On February 18, 1963, The Toronto Daily Star ran an interesting article about new industrial buildings in Toronto. The piece highlighted the new refreshing look of modern factories.
The new plants were a departure from earlier, “blocky” factories, states the article. The new aesthetic could compare them to a church or a museum – works of art. Today, we might call this style “Modernist”. This may be a disputable point as Toronto’s Victorian and Edwardian industrial architecture is impressive, but the new factories in the post-war period certainly were of a different ilk.
The article interviewed architect James Crang, who made several interesting points. The looks of the new factories were marketing pieces. Their locations were on main roads, visible to the public — away from traditional locales next to railway lines.
Highlighted are several structures. Most notable is the Lido Industrial Products Ltd factory, found on Queen Elizabeth Boulevard in Etobicoke. Its interesting footprint is highlighted by the glass cylinder visible in aerial photos.
Unfortunately, it appears the Lido factory is no longer present, with the site now part of a commercial parking lot.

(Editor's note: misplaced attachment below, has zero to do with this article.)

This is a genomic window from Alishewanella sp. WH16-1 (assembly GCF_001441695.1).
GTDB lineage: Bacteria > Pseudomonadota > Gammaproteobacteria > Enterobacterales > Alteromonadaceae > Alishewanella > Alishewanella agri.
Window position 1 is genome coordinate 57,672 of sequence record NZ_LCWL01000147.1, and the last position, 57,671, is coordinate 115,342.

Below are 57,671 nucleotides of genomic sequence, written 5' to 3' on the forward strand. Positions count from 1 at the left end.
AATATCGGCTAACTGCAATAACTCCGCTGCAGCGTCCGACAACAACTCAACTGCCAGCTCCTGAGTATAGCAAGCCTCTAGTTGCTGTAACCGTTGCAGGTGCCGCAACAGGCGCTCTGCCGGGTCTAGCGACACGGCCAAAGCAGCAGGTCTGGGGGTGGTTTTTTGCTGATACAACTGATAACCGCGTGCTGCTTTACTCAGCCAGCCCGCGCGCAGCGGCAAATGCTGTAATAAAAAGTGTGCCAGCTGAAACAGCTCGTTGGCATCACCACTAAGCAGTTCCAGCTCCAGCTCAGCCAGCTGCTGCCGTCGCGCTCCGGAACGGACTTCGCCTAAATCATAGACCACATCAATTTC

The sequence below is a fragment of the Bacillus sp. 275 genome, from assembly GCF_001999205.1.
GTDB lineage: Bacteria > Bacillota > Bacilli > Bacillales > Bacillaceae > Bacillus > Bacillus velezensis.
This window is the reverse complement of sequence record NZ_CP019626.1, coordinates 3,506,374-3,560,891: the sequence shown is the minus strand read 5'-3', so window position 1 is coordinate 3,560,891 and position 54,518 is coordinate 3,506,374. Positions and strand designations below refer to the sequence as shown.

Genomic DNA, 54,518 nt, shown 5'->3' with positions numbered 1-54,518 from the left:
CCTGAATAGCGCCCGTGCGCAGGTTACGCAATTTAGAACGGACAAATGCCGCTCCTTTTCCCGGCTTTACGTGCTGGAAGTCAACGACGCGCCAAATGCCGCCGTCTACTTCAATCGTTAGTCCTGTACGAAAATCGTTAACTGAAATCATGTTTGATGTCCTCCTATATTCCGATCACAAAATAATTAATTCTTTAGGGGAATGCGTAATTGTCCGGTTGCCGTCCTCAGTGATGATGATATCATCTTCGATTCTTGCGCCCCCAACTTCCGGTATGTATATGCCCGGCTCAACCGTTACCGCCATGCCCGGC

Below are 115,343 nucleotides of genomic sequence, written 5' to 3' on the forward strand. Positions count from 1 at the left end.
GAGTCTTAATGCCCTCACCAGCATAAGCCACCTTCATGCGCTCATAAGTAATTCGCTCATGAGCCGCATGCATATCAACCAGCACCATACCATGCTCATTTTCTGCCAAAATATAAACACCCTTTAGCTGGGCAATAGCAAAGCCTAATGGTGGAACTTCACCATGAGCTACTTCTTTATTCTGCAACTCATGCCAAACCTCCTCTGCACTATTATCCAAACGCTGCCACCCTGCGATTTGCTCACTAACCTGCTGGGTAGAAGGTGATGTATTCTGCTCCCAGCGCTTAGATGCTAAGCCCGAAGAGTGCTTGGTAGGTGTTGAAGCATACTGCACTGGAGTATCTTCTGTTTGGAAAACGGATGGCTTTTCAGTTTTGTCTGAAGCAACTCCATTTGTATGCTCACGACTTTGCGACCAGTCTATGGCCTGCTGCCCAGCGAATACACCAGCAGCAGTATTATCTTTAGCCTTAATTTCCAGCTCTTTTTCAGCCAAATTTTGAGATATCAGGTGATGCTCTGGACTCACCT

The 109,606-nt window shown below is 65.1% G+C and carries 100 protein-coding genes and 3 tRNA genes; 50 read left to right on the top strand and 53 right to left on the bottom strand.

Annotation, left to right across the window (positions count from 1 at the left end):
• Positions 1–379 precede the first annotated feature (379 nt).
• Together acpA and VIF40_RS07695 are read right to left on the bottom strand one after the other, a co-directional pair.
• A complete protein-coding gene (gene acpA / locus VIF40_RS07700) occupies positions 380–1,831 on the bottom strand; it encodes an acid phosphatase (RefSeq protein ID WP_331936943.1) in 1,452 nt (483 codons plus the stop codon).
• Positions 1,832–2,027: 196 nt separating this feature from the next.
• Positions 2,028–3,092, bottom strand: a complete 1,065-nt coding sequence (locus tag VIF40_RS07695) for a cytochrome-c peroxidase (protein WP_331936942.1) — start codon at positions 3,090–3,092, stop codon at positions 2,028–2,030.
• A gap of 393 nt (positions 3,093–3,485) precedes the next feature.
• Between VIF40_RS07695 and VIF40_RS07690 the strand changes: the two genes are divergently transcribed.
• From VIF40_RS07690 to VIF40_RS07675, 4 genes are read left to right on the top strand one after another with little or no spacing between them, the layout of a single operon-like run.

Webber Pharmaceuticals Ltd was located at 14 Ronson Drive, also in Etobicoke, and is adorned with arches. The building is still present too.
The Art Centre of Pringle and Booth photography services at 1133 Leslie Street in Don Mills is another structure that is still standing. It was built in 1959 and has heritage designation. It is now the Korean Canadian Cultural Centre.
Finally, Max Factor & Co. Cosmetics at 301 Danforth Road in Scarborough is also still standing under a different business.
The context of the article is quite important. Toronto was less than twenty years removed from the end of World War II. The city exploded with new populations and its geography was transformed to accommodate the change. Areas outside the old core of Toronto began to be redeveloped to house new communities and new industries — including these fancy plants.